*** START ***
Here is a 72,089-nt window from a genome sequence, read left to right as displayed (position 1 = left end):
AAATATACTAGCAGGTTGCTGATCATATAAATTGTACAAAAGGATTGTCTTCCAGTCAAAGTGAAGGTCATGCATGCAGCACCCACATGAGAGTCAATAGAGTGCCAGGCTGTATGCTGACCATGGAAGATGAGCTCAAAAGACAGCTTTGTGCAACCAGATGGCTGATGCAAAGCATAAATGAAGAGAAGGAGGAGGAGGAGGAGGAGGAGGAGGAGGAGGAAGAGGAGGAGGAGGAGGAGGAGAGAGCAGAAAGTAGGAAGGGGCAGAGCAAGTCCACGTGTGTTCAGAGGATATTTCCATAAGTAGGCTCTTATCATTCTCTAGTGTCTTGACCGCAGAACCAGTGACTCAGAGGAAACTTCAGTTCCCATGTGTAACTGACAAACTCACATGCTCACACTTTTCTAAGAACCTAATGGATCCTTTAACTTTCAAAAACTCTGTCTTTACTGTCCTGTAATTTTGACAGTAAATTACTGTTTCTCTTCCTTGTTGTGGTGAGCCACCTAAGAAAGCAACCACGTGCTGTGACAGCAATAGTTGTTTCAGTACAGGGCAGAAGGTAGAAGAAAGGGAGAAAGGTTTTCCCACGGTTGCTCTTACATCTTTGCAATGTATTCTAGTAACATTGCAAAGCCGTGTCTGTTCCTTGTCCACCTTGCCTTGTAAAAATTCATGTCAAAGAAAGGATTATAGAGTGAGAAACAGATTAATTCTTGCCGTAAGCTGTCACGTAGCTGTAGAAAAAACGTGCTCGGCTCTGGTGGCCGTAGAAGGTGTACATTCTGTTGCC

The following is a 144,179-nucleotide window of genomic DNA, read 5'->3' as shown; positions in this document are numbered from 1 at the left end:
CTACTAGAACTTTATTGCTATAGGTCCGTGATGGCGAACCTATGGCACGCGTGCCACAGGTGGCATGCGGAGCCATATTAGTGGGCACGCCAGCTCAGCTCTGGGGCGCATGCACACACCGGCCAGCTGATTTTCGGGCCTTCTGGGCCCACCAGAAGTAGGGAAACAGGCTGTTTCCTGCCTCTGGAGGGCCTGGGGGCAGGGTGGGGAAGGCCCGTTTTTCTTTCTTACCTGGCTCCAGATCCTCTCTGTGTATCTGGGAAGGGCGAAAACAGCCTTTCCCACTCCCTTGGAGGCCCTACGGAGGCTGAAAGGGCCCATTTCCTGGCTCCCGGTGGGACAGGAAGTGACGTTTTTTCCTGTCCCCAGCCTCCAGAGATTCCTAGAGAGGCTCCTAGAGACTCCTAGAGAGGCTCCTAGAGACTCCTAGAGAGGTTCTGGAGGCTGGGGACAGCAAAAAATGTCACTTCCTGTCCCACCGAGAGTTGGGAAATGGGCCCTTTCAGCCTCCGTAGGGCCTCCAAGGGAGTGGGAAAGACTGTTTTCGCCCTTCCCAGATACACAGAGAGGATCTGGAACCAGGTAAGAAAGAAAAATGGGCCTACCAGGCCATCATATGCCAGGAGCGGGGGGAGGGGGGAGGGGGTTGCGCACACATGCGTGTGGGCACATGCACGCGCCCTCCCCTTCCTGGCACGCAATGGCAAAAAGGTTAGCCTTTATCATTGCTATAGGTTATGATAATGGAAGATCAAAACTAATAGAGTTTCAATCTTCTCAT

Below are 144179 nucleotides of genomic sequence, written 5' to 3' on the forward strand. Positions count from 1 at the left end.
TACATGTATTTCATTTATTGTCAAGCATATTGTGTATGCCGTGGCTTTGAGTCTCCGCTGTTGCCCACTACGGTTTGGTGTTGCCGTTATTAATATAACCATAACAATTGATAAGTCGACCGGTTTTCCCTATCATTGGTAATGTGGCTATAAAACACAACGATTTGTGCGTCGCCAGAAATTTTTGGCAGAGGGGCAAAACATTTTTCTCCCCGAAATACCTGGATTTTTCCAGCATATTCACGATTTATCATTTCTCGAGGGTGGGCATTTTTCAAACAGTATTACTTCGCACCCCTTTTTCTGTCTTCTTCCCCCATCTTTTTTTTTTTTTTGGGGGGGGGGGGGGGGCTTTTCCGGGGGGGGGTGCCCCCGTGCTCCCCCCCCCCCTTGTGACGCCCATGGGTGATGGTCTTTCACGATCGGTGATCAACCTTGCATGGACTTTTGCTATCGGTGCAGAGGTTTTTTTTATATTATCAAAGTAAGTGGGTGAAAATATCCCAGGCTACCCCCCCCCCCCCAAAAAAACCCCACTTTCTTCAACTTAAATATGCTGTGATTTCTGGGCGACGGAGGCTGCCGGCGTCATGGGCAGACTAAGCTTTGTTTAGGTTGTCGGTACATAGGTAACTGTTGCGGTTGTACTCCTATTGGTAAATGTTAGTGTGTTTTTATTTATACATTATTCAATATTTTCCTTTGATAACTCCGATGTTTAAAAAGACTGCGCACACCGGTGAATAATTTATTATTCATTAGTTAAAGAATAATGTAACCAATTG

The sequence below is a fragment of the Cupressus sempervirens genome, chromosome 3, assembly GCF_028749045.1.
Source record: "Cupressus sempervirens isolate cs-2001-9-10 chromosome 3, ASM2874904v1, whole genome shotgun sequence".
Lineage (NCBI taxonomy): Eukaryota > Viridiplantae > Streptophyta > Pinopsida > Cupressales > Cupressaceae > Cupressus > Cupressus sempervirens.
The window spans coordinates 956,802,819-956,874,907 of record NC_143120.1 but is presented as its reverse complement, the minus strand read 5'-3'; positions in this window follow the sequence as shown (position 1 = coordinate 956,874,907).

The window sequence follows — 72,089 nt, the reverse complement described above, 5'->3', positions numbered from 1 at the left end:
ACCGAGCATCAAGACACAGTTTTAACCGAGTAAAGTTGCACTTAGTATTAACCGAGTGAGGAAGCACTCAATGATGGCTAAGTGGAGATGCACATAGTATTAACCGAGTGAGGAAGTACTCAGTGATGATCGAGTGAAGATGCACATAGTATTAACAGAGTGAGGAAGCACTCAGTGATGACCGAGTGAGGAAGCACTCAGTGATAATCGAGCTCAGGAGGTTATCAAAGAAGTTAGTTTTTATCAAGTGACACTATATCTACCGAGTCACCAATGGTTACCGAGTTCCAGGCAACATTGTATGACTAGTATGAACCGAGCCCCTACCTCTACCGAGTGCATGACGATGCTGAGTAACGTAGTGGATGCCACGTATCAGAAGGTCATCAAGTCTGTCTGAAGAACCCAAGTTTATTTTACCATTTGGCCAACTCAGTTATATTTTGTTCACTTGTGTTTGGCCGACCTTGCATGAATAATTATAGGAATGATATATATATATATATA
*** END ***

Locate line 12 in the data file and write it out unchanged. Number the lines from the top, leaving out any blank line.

ACCGAGCATCAAGACACAGTTTTAACCGAGTAAAGTTGCACTTAGTATTAACCGAGTGAGGAAGCACTCAATGATGGCTAAGTGGAGATGCACATAGTATTAACCGAGTGAGGAAGTACTCAGTGATGATCGAGTGAAGATGCACATAGTATTAACAGAGTGAGGAAGCACTCAGTGATGACCGAGTGAGGAAGCACTCAGTGATAATCGAGCTCAGGAGGTTATCAAAGAAGTTAGTTTTTATCAAGTGACACTATATCTACCGAGTCACCAATGGTTACCGAGTTCCAGGCAACATTGTATGACTAGTATGAACCGAGCCCCTACCTCTACCGAGTGCATGACGATGCTGAGTAACGTAGTGGATGCCACGTATCAGAAGGTCATCAAGTCTGTCTGAAGAACCCAAGTTTATTTTACCATTTGGCCAACTCAGTTATATTTTGTTCACTTGTGTTTGGCCGACCTTGCATGAATAATTATAGGAATGATATATATATATATATA